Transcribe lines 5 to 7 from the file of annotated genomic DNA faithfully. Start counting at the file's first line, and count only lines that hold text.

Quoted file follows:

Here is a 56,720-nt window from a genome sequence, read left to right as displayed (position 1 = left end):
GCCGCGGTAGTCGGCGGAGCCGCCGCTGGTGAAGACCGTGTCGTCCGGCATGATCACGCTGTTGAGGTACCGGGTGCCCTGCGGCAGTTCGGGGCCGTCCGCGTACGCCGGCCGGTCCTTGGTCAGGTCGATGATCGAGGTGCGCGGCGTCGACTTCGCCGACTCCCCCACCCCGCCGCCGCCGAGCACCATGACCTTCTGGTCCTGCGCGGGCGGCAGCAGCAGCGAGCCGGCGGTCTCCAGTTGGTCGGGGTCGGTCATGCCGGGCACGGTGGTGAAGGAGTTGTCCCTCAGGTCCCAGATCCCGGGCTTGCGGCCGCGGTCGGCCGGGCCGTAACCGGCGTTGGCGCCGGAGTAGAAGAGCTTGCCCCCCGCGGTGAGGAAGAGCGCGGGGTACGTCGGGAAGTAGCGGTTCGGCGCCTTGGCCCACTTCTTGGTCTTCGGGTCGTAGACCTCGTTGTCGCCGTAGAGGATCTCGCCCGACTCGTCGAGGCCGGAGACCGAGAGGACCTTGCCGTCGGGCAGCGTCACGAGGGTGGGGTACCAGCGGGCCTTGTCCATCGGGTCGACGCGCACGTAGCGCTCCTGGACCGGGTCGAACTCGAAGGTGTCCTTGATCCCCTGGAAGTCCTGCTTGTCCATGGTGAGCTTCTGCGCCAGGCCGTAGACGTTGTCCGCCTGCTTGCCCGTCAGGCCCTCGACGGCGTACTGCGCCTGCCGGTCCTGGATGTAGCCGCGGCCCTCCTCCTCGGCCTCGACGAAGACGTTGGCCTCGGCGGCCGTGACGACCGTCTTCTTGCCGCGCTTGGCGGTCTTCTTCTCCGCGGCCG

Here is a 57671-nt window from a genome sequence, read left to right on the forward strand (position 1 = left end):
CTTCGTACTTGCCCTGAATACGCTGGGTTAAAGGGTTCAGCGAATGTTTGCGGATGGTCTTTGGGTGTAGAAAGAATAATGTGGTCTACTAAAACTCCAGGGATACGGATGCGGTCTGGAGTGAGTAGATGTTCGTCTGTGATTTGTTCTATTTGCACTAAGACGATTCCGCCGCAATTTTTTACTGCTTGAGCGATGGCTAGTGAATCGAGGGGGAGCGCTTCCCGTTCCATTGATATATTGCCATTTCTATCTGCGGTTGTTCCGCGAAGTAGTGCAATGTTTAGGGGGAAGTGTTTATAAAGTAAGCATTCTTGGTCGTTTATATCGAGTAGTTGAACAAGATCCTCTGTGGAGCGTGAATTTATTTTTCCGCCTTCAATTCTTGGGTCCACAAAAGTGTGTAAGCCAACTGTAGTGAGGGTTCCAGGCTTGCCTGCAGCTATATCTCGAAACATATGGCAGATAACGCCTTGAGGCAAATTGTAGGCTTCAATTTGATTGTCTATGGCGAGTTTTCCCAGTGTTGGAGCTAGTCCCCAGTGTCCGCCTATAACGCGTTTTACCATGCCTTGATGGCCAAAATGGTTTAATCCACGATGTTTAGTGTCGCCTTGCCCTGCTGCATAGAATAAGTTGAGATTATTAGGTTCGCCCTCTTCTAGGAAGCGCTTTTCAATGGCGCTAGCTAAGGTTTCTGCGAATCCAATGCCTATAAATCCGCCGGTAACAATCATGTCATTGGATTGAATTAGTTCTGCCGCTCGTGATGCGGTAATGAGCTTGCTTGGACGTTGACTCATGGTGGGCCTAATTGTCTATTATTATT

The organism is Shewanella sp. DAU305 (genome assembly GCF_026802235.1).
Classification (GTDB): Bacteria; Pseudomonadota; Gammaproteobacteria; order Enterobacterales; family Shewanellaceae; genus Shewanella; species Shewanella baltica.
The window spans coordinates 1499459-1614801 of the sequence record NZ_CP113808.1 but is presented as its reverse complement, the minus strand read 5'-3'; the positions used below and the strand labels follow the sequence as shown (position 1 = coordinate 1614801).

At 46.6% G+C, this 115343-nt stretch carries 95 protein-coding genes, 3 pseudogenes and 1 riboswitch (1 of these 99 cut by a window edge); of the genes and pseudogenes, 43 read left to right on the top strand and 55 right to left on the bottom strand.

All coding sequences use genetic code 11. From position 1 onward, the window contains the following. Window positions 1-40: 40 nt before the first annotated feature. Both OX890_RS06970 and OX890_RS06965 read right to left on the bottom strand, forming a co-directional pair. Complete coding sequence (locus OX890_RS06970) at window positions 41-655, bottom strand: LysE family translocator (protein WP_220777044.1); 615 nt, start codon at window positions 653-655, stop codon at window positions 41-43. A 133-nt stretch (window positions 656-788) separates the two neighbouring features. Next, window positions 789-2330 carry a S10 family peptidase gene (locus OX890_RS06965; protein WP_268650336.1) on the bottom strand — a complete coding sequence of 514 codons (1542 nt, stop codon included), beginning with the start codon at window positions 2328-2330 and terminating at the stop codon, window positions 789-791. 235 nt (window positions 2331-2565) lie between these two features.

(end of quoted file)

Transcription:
The organism is Shewanella sp. DAU305 (genome assembly GCF_026802235.1).
Classification (GTDB): Bacteria; Pseudomonadota; Gammaproteobacteria; order Enterobacterales; family Shewanellaceae; genus Shewanella; species Shewanella baltica.
The window spans coordinates 1499459-1614801 of the sequence record NZ_CP113808.1 but is presented as its reverse complement, the minus strand read 5'-3'; the positions used below and the strand labels follow the sequence as shown (position 1 = coordinate 1614801).